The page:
The Monroe Doctrine may be briefly defined as forbidding European encroachment on American soil. It is not desirable to define it so rigidly as to prevent our taking into account the varying degrees of national interest in varying cases. The United States has not the slightest wish to establish a universal protectorate over other American States, or to become responsible for their misdeeds. If one of them becomes involved in an ordinary quarrel with a European power, such quarrel must be settled between them by any one of the usual methods. But no European State is to be allowed to aggrandize itself on American soil at the expense of any American State. Furthermore, no transfer of an American colony from one European State to another is to be permitted, if, in the judgment of the United States, such transfer would be hostile to its own interests.
John Quincy Adams, who, during the Presidency of Monroe, first clearly enunciated the doctrine which bears his chief's name, asserted it as against both Spain and Russia. In the clearest and most emphatic terms he stated that the United States could not acquiesce in the acquisition of new territory within the limits of any independent American State, whether in the Northern or Southern Hemisphere, by any European power. He took this position against Russia when Russia threatened to take possession of what is now Oregon. He took this position as against Spain when, backed by other powers of Continental Europe, she threatened to reconquer certain of the Spanish-American States.
This is precisely and exactly the position the United States has now taken in reference to England and Venezuela. It is idle to contend that there is any serious difference in the application of the doctrine to the two sets of questions. An American may, of course, announce his opposition to the Monroe Doctrine, although by so doing he forfeits all title to far-seeing and patriotic devotion to the interests of his country. But he can not argue that the Monroe Doctrine does not apply to the present case, unless he argues that the Monroe Doctrine has no existence whatsoever. In fact, such arguments are, on their face, so absurd that they need no refutation, and can be relegaied where they be long-to the realm of the hair-splitting schoolmen. They have no concern either for practical politicians or for historians with true historic insight.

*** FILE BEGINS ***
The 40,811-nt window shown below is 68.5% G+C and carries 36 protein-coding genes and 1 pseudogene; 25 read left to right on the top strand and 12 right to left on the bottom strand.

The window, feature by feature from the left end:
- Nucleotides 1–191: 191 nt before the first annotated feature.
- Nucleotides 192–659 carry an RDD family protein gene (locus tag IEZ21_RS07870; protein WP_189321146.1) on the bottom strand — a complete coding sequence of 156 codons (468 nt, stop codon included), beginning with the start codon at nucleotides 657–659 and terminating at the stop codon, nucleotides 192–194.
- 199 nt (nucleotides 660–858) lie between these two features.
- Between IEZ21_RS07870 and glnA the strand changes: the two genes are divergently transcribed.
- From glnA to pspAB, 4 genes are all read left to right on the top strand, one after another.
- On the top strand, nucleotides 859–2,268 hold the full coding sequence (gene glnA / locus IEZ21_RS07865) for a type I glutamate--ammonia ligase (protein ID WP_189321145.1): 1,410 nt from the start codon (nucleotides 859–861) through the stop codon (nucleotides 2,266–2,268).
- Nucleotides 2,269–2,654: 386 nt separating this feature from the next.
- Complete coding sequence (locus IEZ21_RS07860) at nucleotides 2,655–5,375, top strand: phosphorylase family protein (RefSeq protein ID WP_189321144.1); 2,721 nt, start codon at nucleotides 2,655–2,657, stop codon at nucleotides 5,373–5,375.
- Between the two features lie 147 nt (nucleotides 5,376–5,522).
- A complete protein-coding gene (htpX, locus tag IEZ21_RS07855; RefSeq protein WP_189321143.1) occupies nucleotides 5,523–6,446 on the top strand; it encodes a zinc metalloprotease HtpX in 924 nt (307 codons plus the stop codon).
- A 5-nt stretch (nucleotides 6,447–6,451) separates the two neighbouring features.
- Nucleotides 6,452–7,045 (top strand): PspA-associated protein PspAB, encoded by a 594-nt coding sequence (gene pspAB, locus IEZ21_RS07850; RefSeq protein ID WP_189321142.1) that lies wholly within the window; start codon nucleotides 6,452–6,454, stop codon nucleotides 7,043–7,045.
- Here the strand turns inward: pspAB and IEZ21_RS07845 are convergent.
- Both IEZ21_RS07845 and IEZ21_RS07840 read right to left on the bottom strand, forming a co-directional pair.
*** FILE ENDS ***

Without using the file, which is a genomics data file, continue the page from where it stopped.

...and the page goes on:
We have asserted the principles which underlie the Monroe Doctrine, not only against Russia and Spain, but also against France, on at least two different occasions. The last and most important was when the French conquered Mexico and made it into an Empire. It is not necessary to recall to any one the action of our Government in the matter as soon as the Civil War came to an end. Suffice it to say that, under threat of our interposition, the French promptly abandoned Maximilian, and the latter's Empire fell. Long before this, however, and a score of years before the doctrine was christened by the name Monroe, even the timid statesmen of the Jeffersonian era embodied its principle in their protest against the acquisition of Louisiana by France, from Spain. Spain at that time held all of what is now the Great West. France wished to acquire it. Our statesmen at once announced that they would regard as hostile to America the transfer of the territory in question from a weak to a strong European power. Under the American pressure the matter was finally settled by the sale of the territory in question to the United States. The principle which our statesmen then announced was in kind precisely the same as that upon which we should now act if Germany sought to acquire Cuba